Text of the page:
Deciphering the allosteric mechanism of protein translocation through membranes

Lead Research Organisation: University of Leeds
Department Name: Sch of Molecular & Cellular Biology


All cells are surrounded by membranes that act as an ideal "skin", keeping the cell's insides in! In the absence of other components they would act as barriers, preventing the necessary rapid exchange of nutrients and waste products, and of larger molecules like proteins, between the environment and the cell interior. Such passage is required for many proteins to perform their biological functions. To overcome this problem, biological membranes contain a number of translocation systems that enable proteins and other useful substances ("substrates") to pass across and into the phospholipid barrier. In the case of protein substrates, these translocation systems recognise the specific proteins to be translocated via signals embedded in the sequence of amino acids from which they are constructed.

We aim to learn more about how such translocation systems work by studying an example from the common bacterium Escherichia coli, which is experimentally easier to work with than human cells, but nonetheless should inform us how similar systems work in our own bodies. The bacterial translocation system (the "translocon") serves to secrete proteins from the interior of the cell to the outside and to the interior of the membrane itself. It comprises two components - a protein channel through and into the membrane, and a motor protein named SecA that drives the passage of proteins through the channel, fuelled by energy provided by ATP, the so-called "energy currency" of the cell.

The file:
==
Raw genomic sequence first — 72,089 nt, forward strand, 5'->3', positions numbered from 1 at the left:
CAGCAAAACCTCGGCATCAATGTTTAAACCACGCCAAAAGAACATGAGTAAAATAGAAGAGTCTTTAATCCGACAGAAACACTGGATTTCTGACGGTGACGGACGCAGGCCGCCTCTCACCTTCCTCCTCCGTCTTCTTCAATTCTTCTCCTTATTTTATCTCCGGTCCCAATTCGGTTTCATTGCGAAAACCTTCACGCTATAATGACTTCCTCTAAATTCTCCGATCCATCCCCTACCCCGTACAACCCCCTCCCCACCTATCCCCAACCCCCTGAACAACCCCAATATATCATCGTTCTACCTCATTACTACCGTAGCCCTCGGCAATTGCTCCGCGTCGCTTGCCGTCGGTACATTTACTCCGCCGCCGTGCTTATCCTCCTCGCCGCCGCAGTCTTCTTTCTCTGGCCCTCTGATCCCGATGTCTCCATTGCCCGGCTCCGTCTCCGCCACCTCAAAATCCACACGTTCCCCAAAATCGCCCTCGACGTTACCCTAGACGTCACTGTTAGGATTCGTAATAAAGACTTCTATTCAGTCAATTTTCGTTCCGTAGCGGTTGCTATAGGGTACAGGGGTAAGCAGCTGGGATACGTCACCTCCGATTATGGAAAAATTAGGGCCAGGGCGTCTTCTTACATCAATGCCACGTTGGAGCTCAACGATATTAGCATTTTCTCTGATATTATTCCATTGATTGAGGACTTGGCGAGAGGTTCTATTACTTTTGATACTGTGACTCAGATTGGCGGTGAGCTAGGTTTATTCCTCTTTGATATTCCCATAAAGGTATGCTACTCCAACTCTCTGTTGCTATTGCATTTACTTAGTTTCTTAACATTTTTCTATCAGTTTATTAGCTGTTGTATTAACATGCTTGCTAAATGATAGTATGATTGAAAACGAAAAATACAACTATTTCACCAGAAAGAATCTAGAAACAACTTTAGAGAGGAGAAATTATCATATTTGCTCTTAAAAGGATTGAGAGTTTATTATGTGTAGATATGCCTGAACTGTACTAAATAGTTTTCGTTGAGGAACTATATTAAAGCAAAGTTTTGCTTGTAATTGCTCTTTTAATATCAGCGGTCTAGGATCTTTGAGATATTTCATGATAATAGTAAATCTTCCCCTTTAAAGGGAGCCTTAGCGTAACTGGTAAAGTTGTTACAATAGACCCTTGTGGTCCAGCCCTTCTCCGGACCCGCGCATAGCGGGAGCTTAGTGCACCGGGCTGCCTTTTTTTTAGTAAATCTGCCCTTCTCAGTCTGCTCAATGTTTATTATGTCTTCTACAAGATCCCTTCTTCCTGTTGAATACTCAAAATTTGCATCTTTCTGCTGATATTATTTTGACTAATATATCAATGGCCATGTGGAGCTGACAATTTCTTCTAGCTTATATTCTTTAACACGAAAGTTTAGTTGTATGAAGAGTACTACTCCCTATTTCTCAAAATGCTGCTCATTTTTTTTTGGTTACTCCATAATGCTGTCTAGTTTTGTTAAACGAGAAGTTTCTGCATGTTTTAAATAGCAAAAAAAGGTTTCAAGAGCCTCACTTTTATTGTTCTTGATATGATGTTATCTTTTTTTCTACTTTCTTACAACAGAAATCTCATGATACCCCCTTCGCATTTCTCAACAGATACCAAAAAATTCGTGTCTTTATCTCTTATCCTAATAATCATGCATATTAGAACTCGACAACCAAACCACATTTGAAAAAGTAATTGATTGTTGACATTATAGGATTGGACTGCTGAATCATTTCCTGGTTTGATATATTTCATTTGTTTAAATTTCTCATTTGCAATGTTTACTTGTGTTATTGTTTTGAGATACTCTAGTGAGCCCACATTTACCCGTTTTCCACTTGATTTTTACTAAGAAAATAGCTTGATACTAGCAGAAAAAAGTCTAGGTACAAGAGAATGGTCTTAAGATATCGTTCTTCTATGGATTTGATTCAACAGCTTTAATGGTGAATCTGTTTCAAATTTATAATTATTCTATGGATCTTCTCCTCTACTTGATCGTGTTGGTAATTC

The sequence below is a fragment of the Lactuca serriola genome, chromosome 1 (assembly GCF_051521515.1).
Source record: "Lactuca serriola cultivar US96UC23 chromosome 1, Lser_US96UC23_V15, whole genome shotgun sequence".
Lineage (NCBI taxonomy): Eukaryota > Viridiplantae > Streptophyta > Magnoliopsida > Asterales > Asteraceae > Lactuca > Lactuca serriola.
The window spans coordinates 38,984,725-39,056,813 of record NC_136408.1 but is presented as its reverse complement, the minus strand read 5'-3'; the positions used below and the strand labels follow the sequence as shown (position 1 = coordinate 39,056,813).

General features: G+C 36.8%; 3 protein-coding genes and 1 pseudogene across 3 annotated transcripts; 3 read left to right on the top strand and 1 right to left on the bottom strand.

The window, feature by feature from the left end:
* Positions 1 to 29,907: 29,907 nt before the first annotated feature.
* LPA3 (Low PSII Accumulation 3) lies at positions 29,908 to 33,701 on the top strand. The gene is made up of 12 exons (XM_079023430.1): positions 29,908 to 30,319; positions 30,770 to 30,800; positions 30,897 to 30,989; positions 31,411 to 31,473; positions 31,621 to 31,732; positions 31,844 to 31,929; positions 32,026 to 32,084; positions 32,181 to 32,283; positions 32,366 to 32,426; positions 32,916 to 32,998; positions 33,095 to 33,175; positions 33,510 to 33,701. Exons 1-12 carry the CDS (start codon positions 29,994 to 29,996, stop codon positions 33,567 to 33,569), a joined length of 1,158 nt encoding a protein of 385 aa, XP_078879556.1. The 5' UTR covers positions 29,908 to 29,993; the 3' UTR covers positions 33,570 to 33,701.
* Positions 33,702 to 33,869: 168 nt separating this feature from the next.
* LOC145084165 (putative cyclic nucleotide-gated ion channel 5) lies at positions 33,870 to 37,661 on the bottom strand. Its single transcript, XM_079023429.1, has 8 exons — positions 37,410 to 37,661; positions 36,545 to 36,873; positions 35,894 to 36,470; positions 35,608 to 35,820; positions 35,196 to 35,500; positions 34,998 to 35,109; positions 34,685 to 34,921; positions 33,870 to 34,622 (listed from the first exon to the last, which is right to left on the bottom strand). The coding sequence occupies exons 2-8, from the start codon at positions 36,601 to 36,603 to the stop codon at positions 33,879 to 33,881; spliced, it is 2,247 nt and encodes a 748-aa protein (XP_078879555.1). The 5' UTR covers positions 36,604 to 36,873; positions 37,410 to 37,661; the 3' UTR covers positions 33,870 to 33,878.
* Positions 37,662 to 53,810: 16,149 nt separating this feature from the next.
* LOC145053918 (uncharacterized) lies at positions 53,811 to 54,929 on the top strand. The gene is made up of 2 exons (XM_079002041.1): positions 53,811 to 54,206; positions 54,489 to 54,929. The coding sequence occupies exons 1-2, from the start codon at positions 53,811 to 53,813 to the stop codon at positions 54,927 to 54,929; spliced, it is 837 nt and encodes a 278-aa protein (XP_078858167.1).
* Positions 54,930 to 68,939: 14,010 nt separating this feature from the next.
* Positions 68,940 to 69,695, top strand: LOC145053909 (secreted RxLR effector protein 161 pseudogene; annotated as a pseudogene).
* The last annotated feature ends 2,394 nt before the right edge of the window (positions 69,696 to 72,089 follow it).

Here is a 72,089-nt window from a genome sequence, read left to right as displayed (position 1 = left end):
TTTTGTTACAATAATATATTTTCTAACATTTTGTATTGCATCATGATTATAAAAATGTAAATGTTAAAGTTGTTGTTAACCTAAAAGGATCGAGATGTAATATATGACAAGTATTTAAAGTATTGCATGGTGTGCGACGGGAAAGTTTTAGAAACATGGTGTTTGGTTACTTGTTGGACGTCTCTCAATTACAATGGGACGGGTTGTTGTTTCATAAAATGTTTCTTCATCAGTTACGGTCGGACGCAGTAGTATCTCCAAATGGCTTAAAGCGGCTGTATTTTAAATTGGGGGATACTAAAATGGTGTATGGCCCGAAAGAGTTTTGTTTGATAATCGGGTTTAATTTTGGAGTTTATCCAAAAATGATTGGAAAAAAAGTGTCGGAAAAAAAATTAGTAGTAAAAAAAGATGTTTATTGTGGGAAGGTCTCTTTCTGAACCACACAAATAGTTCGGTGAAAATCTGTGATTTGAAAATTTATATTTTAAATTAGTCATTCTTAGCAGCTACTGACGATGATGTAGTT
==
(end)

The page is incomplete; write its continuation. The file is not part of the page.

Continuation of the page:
We know that the energy for protein translocation is released when SecA breaks down ATP into two smaller molecules, ADP and phosphate. We have a new hypothesis about how this process is coupled to the movement of the translocating protein. It is clear that a cycle of changes in the shapes of SecA and the channel, termed conformational changes, are involved. It is the exact nature of these conformational changes and their precise timescale that will be explored in the proposed project. To do this, we will use genetic and biochemical techniques to introduce optical reporters on the protein substrate and at places in the translocon that we suspect move during the translocation process. The selective attachment of fluorescent probes will report on the environment at each place during different stages of protein translocation and during ATP breakdown.

These types of experiments, conducted in the test tube on millions of translocons at a time under so-called 'ensemble' conditions have been very revealing. However, in such ensembles it is very difficult to synchronise the translocation 'machines' so that they are all simultaneously at the same stage of their mechanical cycles when we observe them. To complement this approach we will therefore also take advantage of the development of very sensitive microscopy techniques, which will allow us to follow the conformational changes of a single translocon, and the associated translocation of protein, at a time. Taken together, the ensemble and single molecule approaches should allow us to test our new model describing how protein translocation works. For instance, they will allow us to distinguish between a 'power-stroke' processive mechanism or a 'rachetting' stochastic one that biases the diffusion of the translocation substrate in the desired direction.

New information on the general basis and finer details of protein seretion and membrane protein insertion that this work uncovers will further our understanding of a fundamental process in biology, occuring in every cell in every organism. Moreover, the findings could be exploited in the development of useful tools inspired by biology, within the burgeoning sphere of Synthetic Biology. In addition, as the project will focus the essential bacterial secretion machinery, the results may aid in the development of compounds that target the elements that are unique to bacteria, and thus with potential highly desirable novel anti-bacterial activity.